The Elusive Quarry is a bit hard to find at a reasonable price but a signed copy was graciously lent to me to read. Sadly, I will have to return it. Meanwhile, I’m take copious notes. Yes, it looks like I’m studying for a test but I want to squeeze the bits of wisdom out and preserve them for future use. I do this will all of my books and dump the notes into Evernote.

I despair when I see self-described skeptics or paranormal researchers seem unconcerned with history, who are completely oblivious to knowledge that has been gained before. You ignore the skeptical literature at your peril. It is head and shoulders above the level of today’s popular “ghost” and cryptid books which are mostly trash.

Anyway… it’s been a busy month of February —  with contacts about Rick Dyer’s Bigfoot body sideshow and baseless libel threats about my article on the Paracas skulls. Seriously, people, just request a clarification, I’ll be happy to do it. If you threaten me with a lawsuit in the first contact email, that first impression is shot to hell. I’ll cooperate but I won’t think very highly of you.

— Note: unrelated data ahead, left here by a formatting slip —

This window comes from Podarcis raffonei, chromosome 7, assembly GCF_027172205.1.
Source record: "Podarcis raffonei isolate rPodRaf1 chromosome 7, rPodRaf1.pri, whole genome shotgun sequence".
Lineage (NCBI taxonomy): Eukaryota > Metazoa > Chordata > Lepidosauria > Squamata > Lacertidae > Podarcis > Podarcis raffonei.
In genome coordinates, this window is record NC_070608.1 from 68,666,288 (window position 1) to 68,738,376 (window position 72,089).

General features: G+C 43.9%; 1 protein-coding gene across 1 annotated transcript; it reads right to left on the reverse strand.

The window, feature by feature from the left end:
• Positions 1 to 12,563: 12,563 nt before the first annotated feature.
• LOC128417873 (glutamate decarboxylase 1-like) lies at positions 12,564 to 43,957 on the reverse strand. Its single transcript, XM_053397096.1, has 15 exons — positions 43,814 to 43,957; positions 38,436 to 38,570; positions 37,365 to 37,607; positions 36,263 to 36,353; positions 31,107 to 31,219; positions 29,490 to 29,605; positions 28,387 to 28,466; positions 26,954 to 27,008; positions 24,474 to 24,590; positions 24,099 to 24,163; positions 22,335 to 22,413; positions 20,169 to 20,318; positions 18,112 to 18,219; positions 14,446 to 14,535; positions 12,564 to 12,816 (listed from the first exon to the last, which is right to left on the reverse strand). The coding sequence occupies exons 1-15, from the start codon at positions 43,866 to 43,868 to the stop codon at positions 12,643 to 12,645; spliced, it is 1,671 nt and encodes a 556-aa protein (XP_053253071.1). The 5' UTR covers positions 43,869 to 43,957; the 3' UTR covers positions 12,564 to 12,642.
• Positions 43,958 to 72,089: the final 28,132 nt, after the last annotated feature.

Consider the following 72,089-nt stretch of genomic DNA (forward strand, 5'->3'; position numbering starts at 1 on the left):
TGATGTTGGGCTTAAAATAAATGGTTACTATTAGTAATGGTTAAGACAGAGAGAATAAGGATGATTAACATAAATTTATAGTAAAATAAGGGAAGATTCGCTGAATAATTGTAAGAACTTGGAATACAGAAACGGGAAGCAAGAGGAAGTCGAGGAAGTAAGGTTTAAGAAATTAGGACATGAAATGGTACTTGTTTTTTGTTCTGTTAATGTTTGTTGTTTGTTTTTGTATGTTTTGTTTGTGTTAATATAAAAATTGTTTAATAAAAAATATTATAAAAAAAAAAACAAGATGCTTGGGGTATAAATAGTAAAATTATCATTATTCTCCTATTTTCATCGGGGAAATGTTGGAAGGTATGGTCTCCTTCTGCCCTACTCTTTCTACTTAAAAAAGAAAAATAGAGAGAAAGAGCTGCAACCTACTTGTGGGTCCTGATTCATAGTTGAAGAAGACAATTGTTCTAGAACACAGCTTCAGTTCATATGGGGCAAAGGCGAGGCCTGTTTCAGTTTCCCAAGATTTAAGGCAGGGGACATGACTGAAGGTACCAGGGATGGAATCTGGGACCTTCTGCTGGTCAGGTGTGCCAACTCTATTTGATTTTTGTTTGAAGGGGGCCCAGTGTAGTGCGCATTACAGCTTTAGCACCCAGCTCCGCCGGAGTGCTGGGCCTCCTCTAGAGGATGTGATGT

I am overwhelmed with doubtful news, for sure. It gets discouraging when you repeatedly try to get better info out there to no avail. But I am committed to Doubtful News. I’ve heard from so many lovely people who say it’s their favorite site and that I should keep on keeping on. So, I know it’s making a difference.

In March, I’ll make my first “keynote” address. It will be at a Mensa gathering in New Jersey. It should be interesting. Then, I will take a weekend break so I can enjoy my books. I still love books — they don’t swear back at you.

I also put up a public Facebook page, please visit and “like”. I feel insignificant so far. I’m uncomfortable with self-promotion, but with the number of reporters wanting a skeptical POV, I thought this was a wise idea. Besides, I’m not feeling all that comfortable with the number of extreme atheists, Bigfooters and random men making friend requests on Facebook. I’m going to have to cull that “friend” list.

That’s all for now.

Doubt and About: January – and so it begins. Monster talking.


Gosh it’s cold. I can’t recall a colder winter. Winter is for reading and writing. And so I have been.